A decades-old issue was resurrected in the Capitol on Tuesday when a Senate committee approved legislation requiring state agencies to submit major regulations to the Legislature for review.
Business groups lined up behind Senate Bill 688, while environmental and consumer groups strenuously opposed the measure in the Senate Governmental Organization Committee.
The bill is being carried by the committee chairman, Los Angeles Democrat Rod Wright, and would apply to any regulations with an impact of $10 million or more on regulated businesses.
Wright echoed the complaints of business groups that unelected state agency administrators issue rules that have heavy financial impacts and thus discourage job-creating investment. A running controversy over regulations issued by the state Air Resources Board, aimed at reducing greenhouse has emissions, is the most recent blowup over agency rules.
The issue, however, goes back at least three decades when Jerry Brown, during his first stint as governor, faced legislation that would have given the Legislature the power to overturn administrative regulations. The showdown was averted by an agreement to create the Office of Administrative Law, an arm of the governor's office, that would review proposed regulations for their compliance with enabling legislation.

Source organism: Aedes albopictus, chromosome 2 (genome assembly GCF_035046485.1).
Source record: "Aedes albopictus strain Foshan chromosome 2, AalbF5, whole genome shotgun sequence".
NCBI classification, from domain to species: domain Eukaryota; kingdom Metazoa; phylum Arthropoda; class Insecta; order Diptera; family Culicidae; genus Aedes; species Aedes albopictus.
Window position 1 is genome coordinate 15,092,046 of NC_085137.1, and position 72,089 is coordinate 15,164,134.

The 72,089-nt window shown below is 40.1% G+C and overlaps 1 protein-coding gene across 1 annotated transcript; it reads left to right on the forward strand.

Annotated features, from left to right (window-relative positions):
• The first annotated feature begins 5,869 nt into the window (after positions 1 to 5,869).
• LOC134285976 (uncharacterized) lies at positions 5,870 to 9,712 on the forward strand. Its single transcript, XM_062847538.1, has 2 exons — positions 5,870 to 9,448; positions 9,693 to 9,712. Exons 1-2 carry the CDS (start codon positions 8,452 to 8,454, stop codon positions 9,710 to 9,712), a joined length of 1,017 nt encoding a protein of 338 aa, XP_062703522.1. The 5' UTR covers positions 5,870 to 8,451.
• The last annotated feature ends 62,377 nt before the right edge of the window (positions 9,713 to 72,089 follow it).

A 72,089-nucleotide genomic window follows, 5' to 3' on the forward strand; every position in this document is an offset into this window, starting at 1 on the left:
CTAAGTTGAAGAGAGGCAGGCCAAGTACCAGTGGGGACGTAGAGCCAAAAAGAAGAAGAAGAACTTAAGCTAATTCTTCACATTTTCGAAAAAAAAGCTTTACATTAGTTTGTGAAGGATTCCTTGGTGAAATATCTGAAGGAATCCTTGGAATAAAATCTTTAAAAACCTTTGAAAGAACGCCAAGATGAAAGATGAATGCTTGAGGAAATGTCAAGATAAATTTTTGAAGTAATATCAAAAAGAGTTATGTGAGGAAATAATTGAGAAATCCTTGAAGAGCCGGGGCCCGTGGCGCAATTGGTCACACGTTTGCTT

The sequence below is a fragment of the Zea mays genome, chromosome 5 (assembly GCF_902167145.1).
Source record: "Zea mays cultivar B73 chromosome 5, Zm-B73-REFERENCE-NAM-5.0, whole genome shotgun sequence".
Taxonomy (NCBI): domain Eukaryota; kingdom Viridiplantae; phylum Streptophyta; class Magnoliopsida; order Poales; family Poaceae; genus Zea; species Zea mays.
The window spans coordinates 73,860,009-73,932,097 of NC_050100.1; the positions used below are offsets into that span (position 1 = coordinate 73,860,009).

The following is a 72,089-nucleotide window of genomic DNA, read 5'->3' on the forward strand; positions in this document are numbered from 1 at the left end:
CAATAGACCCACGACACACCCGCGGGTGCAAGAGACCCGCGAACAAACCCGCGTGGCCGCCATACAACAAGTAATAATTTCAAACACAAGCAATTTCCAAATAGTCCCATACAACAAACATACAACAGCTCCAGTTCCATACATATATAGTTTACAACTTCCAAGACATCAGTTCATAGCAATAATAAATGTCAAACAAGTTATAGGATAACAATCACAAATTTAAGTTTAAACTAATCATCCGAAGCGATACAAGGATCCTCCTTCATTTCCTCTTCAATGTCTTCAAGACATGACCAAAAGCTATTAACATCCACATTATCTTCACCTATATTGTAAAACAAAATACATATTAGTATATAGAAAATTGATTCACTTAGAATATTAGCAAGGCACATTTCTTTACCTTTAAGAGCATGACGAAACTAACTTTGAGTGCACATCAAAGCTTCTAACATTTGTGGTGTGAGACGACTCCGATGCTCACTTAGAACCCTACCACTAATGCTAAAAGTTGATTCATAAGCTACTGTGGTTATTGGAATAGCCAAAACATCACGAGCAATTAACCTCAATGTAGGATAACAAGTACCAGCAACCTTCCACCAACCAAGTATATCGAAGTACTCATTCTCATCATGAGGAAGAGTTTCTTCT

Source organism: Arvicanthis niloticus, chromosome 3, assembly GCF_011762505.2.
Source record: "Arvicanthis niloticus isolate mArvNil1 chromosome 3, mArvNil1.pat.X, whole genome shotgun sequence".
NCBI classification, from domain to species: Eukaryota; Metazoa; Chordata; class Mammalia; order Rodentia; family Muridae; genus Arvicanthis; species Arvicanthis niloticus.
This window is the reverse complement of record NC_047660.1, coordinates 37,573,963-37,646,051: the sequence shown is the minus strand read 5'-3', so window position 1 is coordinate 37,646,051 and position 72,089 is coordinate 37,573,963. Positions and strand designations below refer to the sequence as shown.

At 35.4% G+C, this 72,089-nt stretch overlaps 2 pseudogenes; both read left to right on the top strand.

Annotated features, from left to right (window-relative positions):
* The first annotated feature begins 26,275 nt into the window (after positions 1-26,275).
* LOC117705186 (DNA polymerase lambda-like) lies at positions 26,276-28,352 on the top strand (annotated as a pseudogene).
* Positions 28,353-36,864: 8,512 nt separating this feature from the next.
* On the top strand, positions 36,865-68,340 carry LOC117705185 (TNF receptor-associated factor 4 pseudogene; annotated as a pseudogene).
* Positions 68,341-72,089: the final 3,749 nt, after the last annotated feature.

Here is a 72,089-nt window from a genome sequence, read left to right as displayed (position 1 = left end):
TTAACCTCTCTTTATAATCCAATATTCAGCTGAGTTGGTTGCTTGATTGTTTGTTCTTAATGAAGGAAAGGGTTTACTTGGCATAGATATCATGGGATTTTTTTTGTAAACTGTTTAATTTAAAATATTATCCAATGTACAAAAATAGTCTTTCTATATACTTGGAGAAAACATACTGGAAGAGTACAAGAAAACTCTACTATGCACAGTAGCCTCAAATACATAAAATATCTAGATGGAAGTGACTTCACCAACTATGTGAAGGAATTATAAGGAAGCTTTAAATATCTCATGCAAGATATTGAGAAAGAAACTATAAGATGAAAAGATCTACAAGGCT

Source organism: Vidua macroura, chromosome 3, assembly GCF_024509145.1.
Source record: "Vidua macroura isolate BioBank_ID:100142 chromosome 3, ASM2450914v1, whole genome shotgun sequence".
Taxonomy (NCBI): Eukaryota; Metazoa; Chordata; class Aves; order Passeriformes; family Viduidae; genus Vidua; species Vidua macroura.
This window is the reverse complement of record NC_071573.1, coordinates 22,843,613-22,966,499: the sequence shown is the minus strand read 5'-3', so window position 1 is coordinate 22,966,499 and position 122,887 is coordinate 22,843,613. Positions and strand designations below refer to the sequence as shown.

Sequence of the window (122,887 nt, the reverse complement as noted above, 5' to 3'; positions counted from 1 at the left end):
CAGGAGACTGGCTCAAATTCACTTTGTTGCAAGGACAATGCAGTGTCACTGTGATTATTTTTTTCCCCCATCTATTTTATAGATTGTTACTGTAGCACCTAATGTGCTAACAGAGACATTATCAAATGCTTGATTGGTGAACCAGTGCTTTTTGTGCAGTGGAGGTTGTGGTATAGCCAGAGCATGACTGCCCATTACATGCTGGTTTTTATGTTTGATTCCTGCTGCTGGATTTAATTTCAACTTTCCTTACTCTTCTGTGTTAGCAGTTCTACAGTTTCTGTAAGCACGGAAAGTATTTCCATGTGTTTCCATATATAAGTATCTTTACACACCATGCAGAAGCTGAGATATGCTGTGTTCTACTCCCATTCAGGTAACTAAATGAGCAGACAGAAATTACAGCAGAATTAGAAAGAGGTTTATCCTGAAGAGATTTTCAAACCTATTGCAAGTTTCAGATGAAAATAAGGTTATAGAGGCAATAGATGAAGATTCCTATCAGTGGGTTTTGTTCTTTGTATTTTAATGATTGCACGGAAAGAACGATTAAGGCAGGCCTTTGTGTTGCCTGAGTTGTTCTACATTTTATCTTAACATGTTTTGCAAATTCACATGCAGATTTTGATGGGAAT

Wright's measure wouldn't give the Legislature the power to overturn rules, but would delay implementation of those with $10-plus million in impact for at least a year after initial proposal, unless there's an emergency.
The measure cleared the Senate committee on an 8-1, bipartisan vote, but as it faces stiff opposition from environmental and consumer groups, its fate is uncertain.
While approving Wright's measure, the committee deep-sixed another bill on the same subject by Sen. Ted Gaines, R-Rosevillle. His measure, Senate Bill 591, would require state agencies to determine how many rules they have promulgated and reduce the total by 33 percent. Gaines made much the same argument as Wright about the effect of regulations on business and had much the same support base but was on the short end of a 5-6 vote.